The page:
Before I got into researching about the Maker Movement I took part in a MOOC which was run by Adelaide University. It was about unpacking the Digital Technologies Curriculum. It was a really inspirational MOOC and I gained so much from all the other participants and was also thrilled to learn that I was already doing many of the concepts mentioned in the MOOC and by others!
The MOOC has now run a few times and I highly recommend it.
Through the MOOC I registered with Code Club Australia and was able to download plenty of projects to start off a school lunch time club. So during Thursday lunchtimes in the library girls can be seen challenging themselves to coding
Our younger girls enjoy programming Bee Bots to locate places on a treasure map or spell their names on a letter chart. We often set up circuits to navigate! The girls have also been robots and followed instructions for making jam sandwiches and stacking plastic cups. After following verbal instructions the girls then challenge themselves to write code!
These ‘unplugged’ games of patterning and cracking codes led onto having fun creating interactive games using ‘Hopscotch’, A.L.E.X , ‘ScratchJr’ and ‘Scratch’.
The older girls explored projects in Scratch https://scratch.mit.edu/ and have now started creating their own interactive games and animations. It was wonderful last year to see one year 6 student use Scratch to demonstrate the flow of electricity in the school’s Science expo!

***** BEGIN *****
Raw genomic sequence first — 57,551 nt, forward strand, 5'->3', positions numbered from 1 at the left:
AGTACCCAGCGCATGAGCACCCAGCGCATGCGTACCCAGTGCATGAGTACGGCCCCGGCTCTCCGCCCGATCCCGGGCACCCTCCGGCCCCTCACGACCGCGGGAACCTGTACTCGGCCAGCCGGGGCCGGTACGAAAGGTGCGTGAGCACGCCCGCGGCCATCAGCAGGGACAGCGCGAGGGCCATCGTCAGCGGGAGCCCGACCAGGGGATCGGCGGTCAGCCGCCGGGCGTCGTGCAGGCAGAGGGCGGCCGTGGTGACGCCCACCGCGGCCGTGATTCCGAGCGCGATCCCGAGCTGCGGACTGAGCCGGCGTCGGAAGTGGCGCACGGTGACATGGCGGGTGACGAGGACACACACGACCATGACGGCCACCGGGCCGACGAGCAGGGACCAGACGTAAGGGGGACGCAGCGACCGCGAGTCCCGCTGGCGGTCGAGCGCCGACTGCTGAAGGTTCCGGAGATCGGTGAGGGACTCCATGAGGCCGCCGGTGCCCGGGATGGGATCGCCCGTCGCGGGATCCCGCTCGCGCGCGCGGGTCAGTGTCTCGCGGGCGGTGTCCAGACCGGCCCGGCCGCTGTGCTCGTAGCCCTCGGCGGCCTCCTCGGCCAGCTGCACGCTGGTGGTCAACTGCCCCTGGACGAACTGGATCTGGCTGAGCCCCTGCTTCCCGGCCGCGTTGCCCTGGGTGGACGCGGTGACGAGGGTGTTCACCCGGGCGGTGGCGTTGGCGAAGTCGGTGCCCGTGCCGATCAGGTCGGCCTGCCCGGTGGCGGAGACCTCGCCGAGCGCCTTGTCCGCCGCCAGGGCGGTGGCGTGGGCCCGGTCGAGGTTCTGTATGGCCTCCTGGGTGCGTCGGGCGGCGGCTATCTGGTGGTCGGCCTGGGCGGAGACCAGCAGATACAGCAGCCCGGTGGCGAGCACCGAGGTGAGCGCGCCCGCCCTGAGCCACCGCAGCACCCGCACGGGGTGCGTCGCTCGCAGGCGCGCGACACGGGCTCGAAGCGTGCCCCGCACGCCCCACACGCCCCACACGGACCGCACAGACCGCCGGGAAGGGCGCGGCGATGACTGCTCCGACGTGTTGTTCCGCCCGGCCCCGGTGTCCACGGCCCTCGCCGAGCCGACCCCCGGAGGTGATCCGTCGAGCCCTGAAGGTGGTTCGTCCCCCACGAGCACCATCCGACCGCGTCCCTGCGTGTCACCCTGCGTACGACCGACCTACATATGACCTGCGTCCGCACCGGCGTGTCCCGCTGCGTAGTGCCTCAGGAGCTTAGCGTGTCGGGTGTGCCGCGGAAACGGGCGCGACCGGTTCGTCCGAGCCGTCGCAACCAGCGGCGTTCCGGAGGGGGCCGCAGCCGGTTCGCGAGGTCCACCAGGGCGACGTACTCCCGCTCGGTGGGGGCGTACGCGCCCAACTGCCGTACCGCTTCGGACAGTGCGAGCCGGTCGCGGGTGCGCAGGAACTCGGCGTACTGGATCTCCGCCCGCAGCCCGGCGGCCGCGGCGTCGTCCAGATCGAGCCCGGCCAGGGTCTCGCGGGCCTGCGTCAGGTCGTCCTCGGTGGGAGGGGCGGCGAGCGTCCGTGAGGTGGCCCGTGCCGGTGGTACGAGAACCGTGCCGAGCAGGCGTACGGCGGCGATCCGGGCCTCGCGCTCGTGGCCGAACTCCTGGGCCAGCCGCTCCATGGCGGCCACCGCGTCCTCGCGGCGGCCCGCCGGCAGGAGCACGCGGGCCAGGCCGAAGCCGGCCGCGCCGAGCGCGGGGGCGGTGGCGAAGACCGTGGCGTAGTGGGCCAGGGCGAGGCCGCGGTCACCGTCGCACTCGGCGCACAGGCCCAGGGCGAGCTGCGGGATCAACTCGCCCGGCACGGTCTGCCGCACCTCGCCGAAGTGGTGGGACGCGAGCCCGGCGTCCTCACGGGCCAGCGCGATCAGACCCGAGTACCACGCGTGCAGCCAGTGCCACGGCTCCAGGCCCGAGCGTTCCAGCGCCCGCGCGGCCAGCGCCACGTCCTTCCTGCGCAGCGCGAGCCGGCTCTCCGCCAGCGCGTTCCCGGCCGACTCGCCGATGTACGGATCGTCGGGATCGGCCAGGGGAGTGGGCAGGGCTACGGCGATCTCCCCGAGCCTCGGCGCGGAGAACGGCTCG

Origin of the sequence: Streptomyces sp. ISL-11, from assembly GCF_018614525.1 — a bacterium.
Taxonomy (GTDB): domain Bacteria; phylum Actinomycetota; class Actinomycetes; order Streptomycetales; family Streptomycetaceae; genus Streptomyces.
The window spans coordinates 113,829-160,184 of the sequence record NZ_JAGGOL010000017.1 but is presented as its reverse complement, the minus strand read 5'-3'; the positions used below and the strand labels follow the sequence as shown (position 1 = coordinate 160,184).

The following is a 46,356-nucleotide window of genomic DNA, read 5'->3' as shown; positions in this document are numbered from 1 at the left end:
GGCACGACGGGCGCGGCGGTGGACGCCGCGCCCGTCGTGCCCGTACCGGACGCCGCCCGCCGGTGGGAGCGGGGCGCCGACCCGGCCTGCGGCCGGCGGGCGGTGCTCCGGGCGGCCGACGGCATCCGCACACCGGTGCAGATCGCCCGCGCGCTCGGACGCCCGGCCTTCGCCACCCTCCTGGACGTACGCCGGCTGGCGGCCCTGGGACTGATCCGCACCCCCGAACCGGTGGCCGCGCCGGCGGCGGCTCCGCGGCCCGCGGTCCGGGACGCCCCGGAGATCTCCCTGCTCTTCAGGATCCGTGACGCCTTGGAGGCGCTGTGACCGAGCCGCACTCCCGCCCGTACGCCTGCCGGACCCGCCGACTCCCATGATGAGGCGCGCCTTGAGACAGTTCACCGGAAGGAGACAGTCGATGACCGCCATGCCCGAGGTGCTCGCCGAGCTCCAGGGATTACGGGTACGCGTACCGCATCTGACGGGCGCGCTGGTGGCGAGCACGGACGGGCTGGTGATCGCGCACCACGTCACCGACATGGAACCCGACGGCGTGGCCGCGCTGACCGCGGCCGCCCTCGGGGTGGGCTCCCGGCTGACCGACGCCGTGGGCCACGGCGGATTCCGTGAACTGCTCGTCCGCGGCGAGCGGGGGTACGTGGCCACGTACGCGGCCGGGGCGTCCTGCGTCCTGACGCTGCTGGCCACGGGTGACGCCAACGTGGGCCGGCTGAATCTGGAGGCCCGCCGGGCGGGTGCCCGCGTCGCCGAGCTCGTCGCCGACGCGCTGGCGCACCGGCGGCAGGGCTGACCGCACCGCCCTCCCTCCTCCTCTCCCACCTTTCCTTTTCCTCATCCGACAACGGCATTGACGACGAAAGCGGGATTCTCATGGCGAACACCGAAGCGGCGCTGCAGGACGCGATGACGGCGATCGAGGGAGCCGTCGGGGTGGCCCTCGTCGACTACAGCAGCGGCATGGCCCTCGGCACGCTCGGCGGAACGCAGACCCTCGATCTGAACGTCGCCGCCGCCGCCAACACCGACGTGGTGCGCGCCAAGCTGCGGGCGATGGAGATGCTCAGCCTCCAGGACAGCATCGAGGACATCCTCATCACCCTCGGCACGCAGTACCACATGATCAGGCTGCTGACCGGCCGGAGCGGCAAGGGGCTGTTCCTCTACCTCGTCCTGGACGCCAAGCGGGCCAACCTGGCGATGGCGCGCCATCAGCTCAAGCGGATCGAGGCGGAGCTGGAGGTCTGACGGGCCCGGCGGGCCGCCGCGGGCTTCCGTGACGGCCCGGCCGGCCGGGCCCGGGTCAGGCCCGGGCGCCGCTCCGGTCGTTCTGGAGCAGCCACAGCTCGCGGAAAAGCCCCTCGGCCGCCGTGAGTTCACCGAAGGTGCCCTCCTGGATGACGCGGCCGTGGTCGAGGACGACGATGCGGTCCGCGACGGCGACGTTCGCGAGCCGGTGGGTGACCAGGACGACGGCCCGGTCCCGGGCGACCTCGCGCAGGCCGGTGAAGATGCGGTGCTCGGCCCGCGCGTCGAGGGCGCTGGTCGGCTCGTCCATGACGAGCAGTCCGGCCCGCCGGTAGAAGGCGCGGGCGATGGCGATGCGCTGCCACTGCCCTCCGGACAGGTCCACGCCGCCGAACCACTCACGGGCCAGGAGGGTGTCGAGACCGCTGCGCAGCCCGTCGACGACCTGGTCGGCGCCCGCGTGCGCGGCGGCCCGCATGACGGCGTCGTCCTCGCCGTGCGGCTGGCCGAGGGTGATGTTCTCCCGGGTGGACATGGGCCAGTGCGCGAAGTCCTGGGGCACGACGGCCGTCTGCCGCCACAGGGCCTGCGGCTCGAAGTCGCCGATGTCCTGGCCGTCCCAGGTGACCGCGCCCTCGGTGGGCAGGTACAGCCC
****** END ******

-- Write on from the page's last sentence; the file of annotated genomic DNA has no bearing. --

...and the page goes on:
Learning to code is about learning a language to string together instructions for a computing device to work. Our club is not about learning complicated ‘code programs’ but learning many of the associated skills to programming like computational thinking which teaches how to tackle large problems by breaking them down into a sequence of smaller, more manageable problems (Dr Dan Crow). Computational thinking is a skill which helps us to understand and master technology of all sorts and solve problems in everyday life. Our girls collaborate, share and have fun tinkering with different software to be creative whilst learning valuable life skills.
At the end of last year I organised for all the students from Prep to Grade 6 to take part in the ‘Hour of Code’ in the school hall. It was a huge success……..although we had to move some students back to their classrooms to get better connectivity! Here are some photos of the activities I set up, of course the girls just loved ‘Frozen’ with Anna and Elsa!)
Some sites worth looking at….
One person I listen to is Nicholas Negroponte, founder of M.I.T Media Lab and of the One Laptop per Child non-profit association.
In this short clip he makes reference to how valuable coding can be: